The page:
In 1971 Merwin won the Pulitzer Prize for poetry with The Carrier of Ladders, which continues work begun in The Lice. He donated the prize money to the draft resistance movement, writing an essay for the New York Review of Books that outlined his objections to the Vietnam War. With both of these books, he had started to take on a broader emotional range with poems that allay the bleakness of the human condition with the comfort of elegy and prayer, thus harking back to the mode of poetic address that first held his attention as a child.
In 1976 another profound shift appeared in his work when he moved to Hawaii to study Zen Buddhism. He settled in Maui, in a house he helped design and build, surrounded by acres of tropical forest, which he painstakingly restored from ruination after years of erosion and farming. The Compass Flower (1977), Opening the Hand (1983), and The Rain in the Trees (1988) "are concerned not only with what to renounce in the metropolis but also what to preserve in the country," observed Ed Hirsch in the New York Times.
A life of stillness and meditation has led Merwin's work to become increasingly more philosophical. Talking about his 2009 Pulitzer winning collection The Shadow of Sirius, he says: "The Shadow of Sirius is pure metaphor, pure imagination. But we live in it all the time. ...We are the shadow of Sirius. There is the other side of - as we talk to each other, we see the light, and we see these faces, but we know that behind that, there's the other side, which we never know. And that - it's the dark, the unknown side that guides us, and that is part of our lives all the time. It's the mystery. That's always with us, too. And it gives the depth and dimension to the rest of it." The book's three sections deal with childhood and memory, death and wisdom, and are some of the most autobiographical of his career. The Pulitzer Prize committee praised the book for its "luminous, often-tender poems that focus on the profound power of memory."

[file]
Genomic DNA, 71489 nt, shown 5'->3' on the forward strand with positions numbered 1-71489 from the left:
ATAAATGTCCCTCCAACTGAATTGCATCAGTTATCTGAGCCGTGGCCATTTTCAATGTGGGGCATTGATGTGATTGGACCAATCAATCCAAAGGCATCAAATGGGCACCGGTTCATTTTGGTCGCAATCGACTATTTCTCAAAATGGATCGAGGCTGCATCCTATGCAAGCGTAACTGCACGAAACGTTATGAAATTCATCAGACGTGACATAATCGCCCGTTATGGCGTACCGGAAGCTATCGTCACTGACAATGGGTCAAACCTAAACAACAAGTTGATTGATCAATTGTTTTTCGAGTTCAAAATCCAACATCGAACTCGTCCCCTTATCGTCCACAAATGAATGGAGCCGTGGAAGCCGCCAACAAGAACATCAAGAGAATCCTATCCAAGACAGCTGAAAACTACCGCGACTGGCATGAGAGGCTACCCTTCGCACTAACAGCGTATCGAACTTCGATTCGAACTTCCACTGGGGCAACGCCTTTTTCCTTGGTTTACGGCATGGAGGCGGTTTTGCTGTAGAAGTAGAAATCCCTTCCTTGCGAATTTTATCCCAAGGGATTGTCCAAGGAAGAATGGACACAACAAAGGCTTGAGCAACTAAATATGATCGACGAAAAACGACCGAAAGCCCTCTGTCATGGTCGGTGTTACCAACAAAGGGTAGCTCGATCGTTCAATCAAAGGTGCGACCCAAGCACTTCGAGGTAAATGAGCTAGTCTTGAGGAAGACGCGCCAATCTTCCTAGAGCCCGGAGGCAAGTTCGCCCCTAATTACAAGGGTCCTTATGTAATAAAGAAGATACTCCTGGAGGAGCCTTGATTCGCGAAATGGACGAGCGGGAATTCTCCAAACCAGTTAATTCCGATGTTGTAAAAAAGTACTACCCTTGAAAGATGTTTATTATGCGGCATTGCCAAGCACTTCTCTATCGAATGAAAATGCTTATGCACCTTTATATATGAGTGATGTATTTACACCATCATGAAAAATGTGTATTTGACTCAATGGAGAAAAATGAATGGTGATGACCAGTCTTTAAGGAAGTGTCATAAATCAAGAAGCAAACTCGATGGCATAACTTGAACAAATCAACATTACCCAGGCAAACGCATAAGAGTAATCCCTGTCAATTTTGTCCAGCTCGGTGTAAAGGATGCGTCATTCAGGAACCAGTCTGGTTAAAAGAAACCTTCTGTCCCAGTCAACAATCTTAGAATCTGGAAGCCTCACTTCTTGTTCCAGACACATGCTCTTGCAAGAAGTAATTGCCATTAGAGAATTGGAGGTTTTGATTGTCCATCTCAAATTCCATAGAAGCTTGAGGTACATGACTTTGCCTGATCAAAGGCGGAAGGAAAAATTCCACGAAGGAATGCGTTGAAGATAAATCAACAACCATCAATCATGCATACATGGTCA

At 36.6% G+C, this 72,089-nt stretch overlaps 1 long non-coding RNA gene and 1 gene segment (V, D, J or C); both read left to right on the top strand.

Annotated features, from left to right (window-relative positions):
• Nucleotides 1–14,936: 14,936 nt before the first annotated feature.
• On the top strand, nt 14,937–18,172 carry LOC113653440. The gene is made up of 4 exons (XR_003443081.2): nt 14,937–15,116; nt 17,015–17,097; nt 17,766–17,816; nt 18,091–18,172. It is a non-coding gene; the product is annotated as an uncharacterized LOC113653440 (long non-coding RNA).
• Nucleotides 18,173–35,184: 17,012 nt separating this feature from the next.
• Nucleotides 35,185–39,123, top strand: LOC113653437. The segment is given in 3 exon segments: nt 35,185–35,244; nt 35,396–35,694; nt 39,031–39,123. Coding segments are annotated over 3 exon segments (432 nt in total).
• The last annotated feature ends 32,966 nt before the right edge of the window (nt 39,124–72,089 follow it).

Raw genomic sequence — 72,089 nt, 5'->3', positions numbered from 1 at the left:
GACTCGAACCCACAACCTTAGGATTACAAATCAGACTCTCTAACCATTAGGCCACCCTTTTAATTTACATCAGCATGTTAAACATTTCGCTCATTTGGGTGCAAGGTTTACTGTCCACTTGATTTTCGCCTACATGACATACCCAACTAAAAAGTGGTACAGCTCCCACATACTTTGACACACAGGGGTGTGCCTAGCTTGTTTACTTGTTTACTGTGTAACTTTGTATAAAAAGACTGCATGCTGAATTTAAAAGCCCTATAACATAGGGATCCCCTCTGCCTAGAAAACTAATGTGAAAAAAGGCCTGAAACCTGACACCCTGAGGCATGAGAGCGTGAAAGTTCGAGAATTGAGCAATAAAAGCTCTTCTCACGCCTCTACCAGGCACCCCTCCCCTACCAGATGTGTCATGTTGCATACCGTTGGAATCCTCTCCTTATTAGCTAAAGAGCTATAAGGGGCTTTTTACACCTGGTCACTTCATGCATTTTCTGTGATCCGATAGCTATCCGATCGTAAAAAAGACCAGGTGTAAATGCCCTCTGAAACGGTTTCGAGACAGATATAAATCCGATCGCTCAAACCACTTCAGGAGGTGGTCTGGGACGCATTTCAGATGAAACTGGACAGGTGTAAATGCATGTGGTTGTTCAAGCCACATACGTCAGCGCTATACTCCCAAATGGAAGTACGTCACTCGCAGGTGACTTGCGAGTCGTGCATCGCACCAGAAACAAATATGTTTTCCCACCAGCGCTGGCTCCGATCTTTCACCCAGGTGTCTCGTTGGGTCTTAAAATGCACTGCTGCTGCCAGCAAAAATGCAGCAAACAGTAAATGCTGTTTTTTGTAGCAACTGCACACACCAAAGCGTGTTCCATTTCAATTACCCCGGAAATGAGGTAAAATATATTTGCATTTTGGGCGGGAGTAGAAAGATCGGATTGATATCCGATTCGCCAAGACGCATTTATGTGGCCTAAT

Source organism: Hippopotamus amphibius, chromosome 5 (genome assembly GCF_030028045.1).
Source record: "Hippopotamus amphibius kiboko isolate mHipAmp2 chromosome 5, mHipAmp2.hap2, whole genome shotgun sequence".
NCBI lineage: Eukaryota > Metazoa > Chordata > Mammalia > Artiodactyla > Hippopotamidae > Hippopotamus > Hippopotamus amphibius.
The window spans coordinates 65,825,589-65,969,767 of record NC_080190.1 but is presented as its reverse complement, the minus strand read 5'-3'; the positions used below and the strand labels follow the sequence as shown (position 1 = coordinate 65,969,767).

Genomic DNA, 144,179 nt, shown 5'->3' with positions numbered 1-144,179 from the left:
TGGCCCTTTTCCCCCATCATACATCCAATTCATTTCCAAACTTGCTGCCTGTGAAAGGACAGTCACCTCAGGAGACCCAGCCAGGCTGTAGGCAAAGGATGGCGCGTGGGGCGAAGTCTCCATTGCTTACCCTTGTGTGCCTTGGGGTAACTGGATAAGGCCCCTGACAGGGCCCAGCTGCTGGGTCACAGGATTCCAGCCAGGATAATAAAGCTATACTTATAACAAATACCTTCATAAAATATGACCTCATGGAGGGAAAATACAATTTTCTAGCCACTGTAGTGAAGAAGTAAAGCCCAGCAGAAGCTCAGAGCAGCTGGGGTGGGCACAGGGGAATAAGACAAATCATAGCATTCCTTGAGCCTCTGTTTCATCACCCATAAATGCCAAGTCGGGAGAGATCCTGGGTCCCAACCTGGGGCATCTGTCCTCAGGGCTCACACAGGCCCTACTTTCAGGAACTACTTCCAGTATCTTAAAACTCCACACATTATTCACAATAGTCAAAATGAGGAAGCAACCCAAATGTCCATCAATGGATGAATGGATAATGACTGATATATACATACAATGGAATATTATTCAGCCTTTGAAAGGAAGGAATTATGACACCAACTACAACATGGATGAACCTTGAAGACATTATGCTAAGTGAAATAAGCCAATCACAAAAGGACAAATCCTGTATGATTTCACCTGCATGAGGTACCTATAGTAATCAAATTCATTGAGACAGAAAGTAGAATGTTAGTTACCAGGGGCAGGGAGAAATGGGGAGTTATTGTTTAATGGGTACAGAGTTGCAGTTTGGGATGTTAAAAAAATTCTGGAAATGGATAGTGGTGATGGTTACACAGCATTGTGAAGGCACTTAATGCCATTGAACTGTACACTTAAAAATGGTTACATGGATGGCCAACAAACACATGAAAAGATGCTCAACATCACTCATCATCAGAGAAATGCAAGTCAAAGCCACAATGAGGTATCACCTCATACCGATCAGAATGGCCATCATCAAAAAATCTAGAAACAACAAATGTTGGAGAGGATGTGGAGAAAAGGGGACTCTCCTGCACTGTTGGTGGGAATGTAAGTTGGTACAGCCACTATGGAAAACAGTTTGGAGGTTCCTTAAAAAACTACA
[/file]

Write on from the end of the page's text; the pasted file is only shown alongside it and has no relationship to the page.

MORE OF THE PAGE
Critic Jane Frazier discusses the narrators of Merwin's poems, noting that they are often "disembodied," which allows the poems to tell themselves without the sensation of the poet leaning over their shoulders. Perhaps augmenting this disembodiment is the absence of punctuation, a feature of his work since the 1960s: "Punctuation nails the poem down on the page," he writes. "When you don't use it the poem becomes more a thing in itself, at once more transparent and more actual." For similar reasons he only uses recycled paper for his writing, which he does always by hand: "I can't imagine ever writing anything of any kind on a machine. I never tried to write either poetry or prose on a typewriter. I like to do it on useless paper, scrap paper, because it's of no importance. If I put a nice new sheet of white paper down in front of myself and took up a new, nicely sharpened anything, it would be instant inhibition, I think. So now what?"
Echoes of the pulpit can be heard in WS Merwin's incantatory reading style and his voice finds natural pauses for breath in the poems. The absence of punctuation on the page means both that the final edit is in the performance, and conversely that there is no final edit, because the performance might be different each time, and with each recording.